Every one of those rules you see probably has a specific former student to blame. Your professors would love to save time and energy by going back to having a 2 pager of assignments and deadlines. Trust me, they sit on my back porch and lament about it – while sharing suggestions about how to describe how often it’s okay to pee during an exam or whatever thing has come up this time.

Exam Tip: pee before the exam. If you cannot regularly go 90 minutes without a bathroom break, and don’t know why, check with a medical professional. After you do that, read the syllabus and student handbook again to check for policies on medical accommodations.

Yes, you may need to prove your loved one died.

If this happens to you, first and foremost, I’m sorry. Your professors are sorry too – even if they don’t show it in front of you. But students lie about this all the time. It goes in and out of fashion as the lie of choice, but it’s always around. It’s called Dead Grandmother Syndrome. There are actual studies on it (even if entertainingly written, it uses real data). That’s why your college has an actual procedure to report the death of a loved one.

My wife’s colleagues all have stories about assignments that were due just before a break that caused a wave of ill-health and death in student families. I think my wife’s record is 5 grandparents with one paper – her record is not very high. If an assignment is due the Wednesday before Thanksgiving or the day before Spring Break, a single paper might wipe out a dozen grandparents (usually grandmothers – see references above). Those people who wanted to leave for vacation a day early are why, when your life actually sucks, your professor may remind you to complete your school’s process.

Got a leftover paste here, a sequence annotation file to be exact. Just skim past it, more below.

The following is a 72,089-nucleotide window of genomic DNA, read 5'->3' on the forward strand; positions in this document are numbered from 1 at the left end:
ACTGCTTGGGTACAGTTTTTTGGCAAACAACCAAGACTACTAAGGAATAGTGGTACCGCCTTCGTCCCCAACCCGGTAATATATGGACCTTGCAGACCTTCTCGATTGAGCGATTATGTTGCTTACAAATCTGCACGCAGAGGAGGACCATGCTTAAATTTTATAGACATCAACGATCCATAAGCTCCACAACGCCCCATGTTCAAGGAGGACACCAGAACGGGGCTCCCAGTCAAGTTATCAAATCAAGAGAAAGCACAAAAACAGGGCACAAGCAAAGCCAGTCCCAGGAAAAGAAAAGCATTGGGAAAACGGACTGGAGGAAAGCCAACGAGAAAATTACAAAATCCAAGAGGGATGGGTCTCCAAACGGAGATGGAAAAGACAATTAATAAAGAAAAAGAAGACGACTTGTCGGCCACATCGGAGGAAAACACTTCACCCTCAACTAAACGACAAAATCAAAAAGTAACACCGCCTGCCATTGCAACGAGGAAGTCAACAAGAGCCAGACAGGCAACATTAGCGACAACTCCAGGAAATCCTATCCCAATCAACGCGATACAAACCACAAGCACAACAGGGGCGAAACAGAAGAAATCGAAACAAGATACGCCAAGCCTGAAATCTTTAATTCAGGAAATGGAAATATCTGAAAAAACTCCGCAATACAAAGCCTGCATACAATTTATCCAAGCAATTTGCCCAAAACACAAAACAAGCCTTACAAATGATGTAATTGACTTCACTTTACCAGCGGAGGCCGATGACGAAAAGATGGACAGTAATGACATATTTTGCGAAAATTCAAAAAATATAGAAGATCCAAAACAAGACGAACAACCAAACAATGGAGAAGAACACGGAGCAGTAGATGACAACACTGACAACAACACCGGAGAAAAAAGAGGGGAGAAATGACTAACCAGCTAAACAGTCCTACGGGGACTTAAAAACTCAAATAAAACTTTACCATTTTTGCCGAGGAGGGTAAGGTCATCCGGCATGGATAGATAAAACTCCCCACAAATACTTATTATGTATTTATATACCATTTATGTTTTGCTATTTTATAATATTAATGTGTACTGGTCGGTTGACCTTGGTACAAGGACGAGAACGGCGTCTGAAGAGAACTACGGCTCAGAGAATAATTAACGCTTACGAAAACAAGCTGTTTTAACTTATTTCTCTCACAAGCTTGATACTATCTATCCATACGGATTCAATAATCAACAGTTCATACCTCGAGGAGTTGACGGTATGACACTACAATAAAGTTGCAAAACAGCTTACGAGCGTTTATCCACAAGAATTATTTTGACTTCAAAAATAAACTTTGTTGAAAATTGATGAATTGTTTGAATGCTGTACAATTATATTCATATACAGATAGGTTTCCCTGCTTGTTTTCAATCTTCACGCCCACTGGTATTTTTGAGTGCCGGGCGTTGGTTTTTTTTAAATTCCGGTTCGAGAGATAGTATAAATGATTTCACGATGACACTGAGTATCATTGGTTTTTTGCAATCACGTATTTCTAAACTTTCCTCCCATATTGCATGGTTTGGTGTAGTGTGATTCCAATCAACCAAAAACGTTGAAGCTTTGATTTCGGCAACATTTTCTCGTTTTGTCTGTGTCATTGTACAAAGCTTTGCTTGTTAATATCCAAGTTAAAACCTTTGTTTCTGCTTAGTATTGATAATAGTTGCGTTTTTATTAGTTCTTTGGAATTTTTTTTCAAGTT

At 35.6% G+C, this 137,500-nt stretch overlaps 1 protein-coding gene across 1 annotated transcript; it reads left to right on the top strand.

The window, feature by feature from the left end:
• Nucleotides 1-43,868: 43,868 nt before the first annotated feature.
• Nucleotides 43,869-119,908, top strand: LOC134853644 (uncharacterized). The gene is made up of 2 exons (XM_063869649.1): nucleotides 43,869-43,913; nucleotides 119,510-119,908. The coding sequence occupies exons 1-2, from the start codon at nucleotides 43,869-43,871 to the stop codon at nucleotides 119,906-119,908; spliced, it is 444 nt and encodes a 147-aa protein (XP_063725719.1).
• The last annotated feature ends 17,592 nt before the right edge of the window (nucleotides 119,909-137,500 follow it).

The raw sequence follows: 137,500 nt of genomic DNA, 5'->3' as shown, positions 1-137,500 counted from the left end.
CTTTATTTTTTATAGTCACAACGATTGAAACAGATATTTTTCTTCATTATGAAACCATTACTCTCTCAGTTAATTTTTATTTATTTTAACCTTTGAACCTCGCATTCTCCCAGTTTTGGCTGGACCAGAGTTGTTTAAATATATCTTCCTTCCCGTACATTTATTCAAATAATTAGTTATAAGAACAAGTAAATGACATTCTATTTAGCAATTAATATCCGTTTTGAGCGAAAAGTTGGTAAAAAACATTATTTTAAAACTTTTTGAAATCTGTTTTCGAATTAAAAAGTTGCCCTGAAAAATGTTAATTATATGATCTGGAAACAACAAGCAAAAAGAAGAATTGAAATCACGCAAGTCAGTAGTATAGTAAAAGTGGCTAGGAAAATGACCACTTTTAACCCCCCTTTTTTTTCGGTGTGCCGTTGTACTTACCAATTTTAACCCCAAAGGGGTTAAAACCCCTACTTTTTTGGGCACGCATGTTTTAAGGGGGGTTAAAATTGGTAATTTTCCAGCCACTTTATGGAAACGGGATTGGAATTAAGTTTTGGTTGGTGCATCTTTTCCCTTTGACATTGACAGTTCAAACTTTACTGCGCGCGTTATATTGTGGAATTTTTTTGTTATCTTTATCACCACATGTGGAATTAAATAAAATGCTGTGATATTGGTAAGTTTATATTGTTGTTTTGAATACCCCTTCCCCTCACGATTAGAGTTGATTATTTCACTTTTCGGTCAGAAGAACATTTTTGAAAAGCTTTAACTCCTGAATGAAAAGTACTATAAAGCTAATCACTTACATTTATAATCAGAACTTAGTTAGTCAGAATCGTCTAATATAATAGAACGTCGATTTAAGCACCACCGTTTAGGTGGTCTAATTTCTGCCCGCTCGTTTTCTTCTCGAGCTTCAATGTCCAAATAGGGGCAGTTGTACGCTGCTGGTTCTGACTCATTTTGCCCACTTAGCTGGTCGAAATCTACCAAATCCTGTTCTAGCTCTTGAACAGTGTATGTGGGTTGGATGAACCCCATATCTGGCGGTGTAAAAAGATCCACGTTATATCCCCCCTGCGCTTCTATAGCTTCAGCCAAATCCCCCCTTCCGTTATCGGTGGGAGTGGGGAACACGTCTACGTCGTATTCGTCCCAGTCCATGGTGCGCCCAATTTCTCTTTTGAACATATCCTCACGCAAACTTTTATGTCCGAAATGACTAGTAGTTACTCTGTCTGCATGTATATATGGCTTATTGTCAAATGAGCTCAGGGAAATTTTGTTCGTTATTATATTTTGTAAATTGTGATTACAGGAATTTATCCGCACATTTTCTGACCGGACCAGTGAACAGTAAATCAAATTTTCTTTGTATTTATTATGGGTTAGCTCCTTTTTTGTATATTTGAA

That said, if you build up trust with you professors by being a reliable and good student, they will probably try to help you first and worry about the paperwork later.

Learn your college’s grade appeal process.

While we’re one the topic of policy let’s talk about times there are actual problems. Sometimes your professor is a jerk and is unfair. This is genuinely pretty rare, but it does happen and it’s bad when it does. Your college has a process for this. I don’t know what that process is, but it’s there and it’s probably in your student manual. Look it up it. Follow it. I can promise you it does not involve your parents calling anyone at the college – if that’s part of your (or their) plan, start again.

If your professor crosses lines beyond being unfair with grades, at least in the U.S., your college is required to have a policy for that as well. But it will be easier to deal with the process if you have support. Go see a professor you like and trust and ask for help. If you don’t have a professor you are comfortable with check to see if the school has a student advocate, or try calling the counseling center to see if they can point you in the right direction (and consider if their direct services might be useful as well). Those are serious situations, and you deserve more help and support than I can offer here.